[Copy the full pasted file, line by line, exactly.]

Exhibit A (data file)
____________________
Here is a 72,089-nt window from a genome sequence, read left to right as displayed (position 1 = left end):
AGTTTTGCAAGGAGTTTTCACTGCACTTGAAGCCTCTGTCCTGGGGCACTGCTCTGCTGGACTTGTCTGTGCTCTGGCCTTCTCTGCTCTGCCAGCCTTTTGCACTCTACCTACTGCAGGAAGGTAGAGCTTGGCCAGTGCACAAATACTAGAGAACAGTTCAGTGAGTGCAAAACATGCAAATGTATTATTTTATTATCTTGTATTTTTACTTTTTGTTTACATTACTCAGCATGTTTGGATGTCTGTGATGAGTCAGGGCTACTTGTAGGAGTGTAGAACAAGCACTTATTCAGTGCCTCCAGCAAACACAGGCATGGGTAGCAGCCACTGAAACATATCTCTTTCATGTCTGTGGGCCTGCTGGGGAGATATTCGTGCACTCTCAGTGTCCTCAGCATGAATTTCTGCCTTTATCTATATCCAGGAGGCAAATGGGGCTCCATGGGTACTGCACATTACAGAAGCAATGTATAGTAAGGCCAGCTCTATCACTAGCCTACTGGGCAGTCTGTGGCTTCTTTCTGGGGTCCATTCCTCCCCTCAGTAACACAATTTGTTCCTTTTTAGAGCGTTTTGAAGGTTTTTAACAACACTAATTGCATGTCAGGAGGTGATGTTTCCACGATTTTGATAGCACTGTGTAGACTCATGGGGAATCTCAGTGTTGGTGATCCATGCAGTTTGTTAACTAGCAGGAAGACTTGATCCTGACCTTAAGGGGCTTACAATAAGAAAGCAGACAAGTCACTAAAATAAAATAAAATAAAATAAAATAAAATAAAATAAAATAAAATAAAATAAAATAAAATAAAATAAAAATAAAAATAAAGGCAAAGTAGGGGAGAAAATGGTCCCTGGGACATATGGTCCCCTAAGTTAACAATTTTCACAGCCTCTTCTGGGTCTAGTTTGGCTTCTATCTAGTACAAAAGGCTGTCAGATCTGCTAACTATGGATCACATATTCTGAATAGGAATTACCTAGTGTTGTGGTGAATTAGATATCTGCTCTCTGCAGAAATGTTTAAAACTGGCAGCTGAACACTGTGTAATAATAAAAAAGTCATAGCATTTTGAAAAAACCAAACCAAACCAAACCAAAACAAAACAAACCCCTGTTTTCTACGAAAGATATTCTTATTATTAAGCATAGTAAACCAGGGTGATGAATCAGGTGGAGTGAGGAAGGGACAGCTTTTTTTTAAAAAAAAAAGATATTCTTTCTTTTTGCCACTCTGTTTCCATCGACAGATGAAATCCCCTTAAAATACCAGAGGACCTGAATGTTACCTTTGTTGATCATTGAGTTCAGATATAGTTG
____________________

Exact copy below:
Here is a 72,089-nt window from a genome sequence, read left to right as displayed (position 1 = left end):
AGTTTTGCAAGGAGTTTTCACTGCACTTGAAGCCTCTGTCCTGGGGCACTGCTCTGCTGGACTTGTCTGTGCTCTGGCCTTCTCTGCTCTGCCAGCCTTTTGCACTCTACCTACTGCAGGAAGGTAGAGCTTGGCCAGTGCACAAATACTAGAGAACAGTTCAGTGAGTGCAAAACATGCAAATGTATTATTTTATTATCTTGTATTTTTACTTTTTGTTTACATTACTCAGCATGTTTGGATGTCTGTGATGAGTCAGGGCTACTTGTAGGAGTGTAGAACAAGCACTTATTCAGTGCCTCCAGCAAACACAGGCATGGGTAGCAGCCACTGAAACATATCTCTTTCATGTCTGTGGGCCTGCTGGGGAGATATTCGTGCACTCTCAGTGTCCTCAGCATGAATTTCTGCCTTTATCTATATCCAGGAGGCAAATGGGGCTCCATGGGTACTGCACATTACAGAAGCAATGTATAGTAAGGCCAGCTCTATCACTAGCCTACTGGGCAGTCTGTGGCTTCTTTCTGGGGTCCATTCCTCCCCTCAGTAACACAATTTGTTCCTTTTTAGAGCGTTTTGAAGGTTTTTAACAACACTAATTGCATGTCAGGAGGTGATGTTTCCACGATTTTGATAGCACTGTGTAGACTCATGGGGAATCTCAGTGTTGGTGATCCATGCAGTTTGTTAACTAGCAGGAAGACTTGATCCTGACCTTAAGGGGCTTACAATAAGAAAGCAGACAAGTCACTAAAATAAAATAAAATAAAATAAAATAAAATAAAATAAAATAAAATAAAATAAAATAAAATAAAATAAAAATAAAAATAAAGGCAAAGTAGGGGAGAAAATGGTCCCTGGGACATATGGTCCCCTAAGTTAACAATTTTCACAGCCTCTTCTGGGTCTAGTTTGGCTTCTATCTAGTACAAAAGGCTGTCAGATCTGCTAACTATGGATCACATATTCTGAATAGGAATTACCTAGTGTTGTGGTGAATTAGATATCTGCTCTCTGCAGAAATGTTTAAAACTGGCAGCTGAACACTGTGTAATAATAAAAAAGTCATAGCATTTTGAAAAAACCAAACCAAACCAAACCAAAACAAAACAAACCCCTGTTTTCTACGAAAGATATTCTTATTATTAAGCATAGTAAACCAGGGTGATGAATCAGGTGGAGTGAGGAAGGGACAGCTTTTTTTTAAAAAAAAAAGATATTCTTTCTTTTTGCCACTCTGTTTCCATCGACAGATGAAATCCCCTTAAAATACCAGAGGACCTGAATGTTACCTTTGTTGATCATTGAGTTCAGATATAGTTG